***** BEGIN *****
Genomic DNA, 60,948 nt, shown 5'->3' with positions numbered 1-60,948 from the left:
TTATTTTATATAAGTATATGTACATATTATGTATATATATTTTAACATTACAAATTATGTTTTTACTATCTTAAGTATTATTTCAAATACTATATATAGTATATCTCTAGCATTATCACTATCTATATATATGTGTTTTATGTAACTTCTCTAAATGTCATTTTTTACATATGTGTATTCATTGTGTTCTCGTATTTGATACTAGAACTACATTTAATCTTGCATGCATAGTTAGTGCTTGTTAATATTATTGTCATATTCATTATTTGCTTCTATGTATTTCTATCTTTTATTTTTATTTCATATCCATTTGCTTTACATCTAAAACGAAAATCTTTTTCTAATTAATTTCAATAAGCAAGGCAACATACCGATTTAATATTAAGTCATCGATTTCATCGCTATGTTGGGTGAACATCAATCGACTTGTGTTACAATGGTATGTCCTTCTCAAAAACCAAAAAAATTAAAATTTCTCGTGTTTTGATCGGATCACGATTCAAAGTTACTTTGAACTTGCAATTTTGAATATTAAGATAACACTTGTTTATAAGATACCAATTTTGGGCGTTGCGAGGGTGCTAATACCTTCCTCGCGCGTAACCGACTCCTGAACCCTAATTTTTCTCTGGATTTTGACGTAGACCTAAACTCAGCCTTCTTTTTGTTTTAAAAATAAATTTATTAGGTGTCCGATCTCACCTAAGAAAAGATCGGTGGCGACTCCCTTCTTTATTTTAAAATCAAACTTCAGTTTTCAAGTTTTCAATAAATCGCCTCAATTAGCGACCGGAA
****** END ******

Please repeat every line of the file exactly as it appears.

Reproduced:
Genomic DNA, 60,948 nt, shown 5'->3' with positions numbered 1-60,948 from the left:
TTATTTTATATAAGTATATGTACATATTATGTATATATATTTTAACATTACAAATTATGTTTTTACTATCTTAAGTATTATTTCAAATACTATATATAGTATATCTCTAGCATTATCACTATCTATATATATGTGTTTTATGTAACTTCTCTAAATGTCATTTTTTACATATGTGTATTCATTGTGTTCTCGTATTTGATACTAGAACTACATTTAATCTTGCATGCATAGTTAGTGCTTGTTAATATTATTGTCATATTCATTATTTGCTTCTATGTATTTCTATCTTTTATTTTTATTTCATATCCATTTGCTTTACATCTAAAACGAAAATCTTTTTCTAATTAATTTCAATAAGCAAGGCAACATACCGATTTAATATTAAGTCATCGATTTCATCGCTATGTTGGGTGAACATCAATCGACTTGTGTTACAATGGTATGTCCTTCTCAAAAACCAAAAAAATTAAAATTTCTCGTGTTTTGATCGGATCACGATTCAAAGTTACTTTGAACTTGCAATTTTGAATATTAAGATAACACTTGTTTATAAGATACCAATTTTGGGCGTTGCGAGGGTGCTAATACCTTCCTCGCGCGTAACCGACTCCTGAACCCTAATTTTTCTCTGGATTTTGACGTAGACCTAAACTCAGCCTTCTTTTTGTTTTAAAAATAAATTTATTAGGTGTCCGATCTCACCTAAGAAAAGATCGGTGGCGACTCCCTTCTTTATTTTAAAATCAAACTTCAGTTTTCAAGTTTTCAATAAATCGCCTCAATTAGCGACCGGAA